His mom convinced him to open it the next day. After reading the first couple sentences, Biggie became the first person in his family to attend college. His parents wanted to throw a party. They made sure to drive him over 1,000 miles to see their youngest child become a college student.
“When she dropped me off to school, she cried because I’m the youngest out of my siblings and this is her first time doing it. First and last,” Biggie said.
Biggie began his major in criminology and joined the Webster men’s basketball team. He said he saw many friends play sports in college and when their eligibility ran out, they dropped out. Biggie wants to show people sports are just one aspect of life.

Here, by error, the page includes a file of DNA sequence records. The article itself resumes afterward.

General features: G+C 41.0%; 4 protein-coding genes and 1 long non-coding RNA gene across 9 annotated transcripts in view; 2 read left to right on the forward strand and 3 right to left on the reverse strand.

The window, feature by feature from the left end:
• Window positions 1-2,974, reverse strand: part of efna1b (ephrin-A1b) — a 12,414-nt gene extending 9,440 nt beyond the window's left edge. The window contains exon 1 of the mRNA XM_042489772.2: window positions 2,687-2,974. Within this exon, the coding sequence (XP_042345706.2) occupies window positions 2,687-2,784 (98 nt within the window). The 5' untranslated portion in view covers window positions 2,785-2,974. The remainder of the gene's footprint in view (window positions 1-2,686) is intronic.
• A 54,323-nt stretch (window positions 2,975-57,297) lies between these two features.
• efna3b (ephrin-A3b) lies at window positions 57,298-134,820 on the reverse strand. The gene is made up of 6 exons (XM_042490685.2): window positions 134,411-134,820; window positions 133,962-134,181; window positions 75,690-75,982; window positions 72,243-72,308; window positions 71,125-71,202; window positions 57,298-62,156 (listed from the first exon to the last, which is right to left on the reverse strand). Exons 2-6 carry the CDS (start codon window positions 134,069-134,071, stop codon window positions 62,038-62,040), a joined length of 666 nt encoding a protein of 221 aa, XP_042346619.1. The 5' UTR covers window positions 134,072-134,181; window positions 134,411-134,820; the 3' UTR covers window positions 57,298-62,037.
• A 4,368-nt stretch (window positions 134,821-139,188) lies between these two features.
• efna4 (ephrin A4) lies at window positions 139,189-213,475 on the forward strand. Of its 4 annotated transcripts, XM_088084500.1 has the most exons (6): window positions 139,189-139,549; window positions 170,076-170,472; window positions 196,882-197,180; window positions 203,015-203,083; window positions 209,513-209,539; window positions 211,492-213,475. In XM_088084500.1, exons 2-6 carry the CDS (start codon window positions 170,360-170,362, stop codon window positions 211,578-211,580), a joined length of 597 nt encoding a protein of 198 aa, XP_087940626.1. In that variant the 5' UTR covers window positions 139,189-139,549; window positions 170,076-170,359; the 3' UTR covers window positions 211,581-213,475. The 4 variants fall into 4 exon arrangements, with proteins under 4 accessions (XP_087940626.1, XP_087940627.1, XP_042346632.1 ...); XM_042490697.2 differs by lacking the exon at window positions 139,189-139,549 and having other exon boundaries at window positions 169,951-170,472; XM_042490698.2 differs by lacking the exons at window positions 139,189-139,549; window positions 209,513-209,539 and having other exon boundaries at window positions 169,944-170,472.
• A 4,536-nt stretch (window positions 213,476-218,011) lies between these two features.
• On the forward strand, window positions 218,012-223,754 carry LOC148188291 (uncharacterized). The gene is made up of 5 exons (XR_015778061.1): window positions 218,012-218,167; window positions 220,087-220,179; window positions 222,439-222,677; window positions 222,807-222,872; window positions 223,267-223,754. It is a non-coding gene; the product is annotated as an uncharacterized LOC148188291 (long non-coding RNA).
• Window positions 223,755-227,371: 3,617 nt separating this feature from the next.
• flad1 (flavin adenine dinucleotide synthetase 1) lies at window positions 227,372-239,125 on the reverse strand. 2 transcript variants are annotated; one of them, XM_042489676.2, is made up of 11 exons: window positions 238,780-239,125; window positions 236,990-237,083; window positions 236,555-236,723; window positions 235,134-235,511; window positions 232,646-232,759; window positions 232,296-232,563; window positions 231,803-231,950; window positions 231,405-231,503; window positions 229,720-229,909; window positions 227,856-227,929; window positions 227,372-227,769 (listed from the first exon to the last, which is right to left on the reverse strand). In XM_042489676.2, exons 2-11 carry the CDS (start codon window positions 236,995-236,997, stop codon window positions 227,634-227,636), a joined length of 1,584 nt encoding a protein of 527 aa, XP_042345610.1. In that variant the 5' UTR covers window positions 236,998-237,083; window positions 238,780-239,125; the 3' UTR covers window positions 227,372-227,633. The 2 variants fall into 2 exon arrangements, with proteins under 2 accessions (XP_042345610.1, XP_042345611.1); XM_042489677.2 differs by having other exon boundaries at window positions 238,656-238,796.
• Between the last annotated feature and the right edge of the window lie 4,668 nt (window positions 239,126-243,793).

Basketball opened the door to college, but Biggie found more meaning in his pursuit for helping others. A brand started by an inside joke now encourages people to take control of their own situations.
Vizion Big’s new hoodies reveal Biggie’s latest slogan ‘Write your own ending.’ A phrase Biggie hopes reminds people that barriers are not end points. You don’t have to be what anyone else wants you to be.
Biggie built his dreams off the backs of people who told him he couldn’t, and with the people who convinced him he could.
“Nothing comes easy and I’m aware of that,” Biggie said. “But if you decide to make life out of something rather than nothing, and you want to do it, do it.”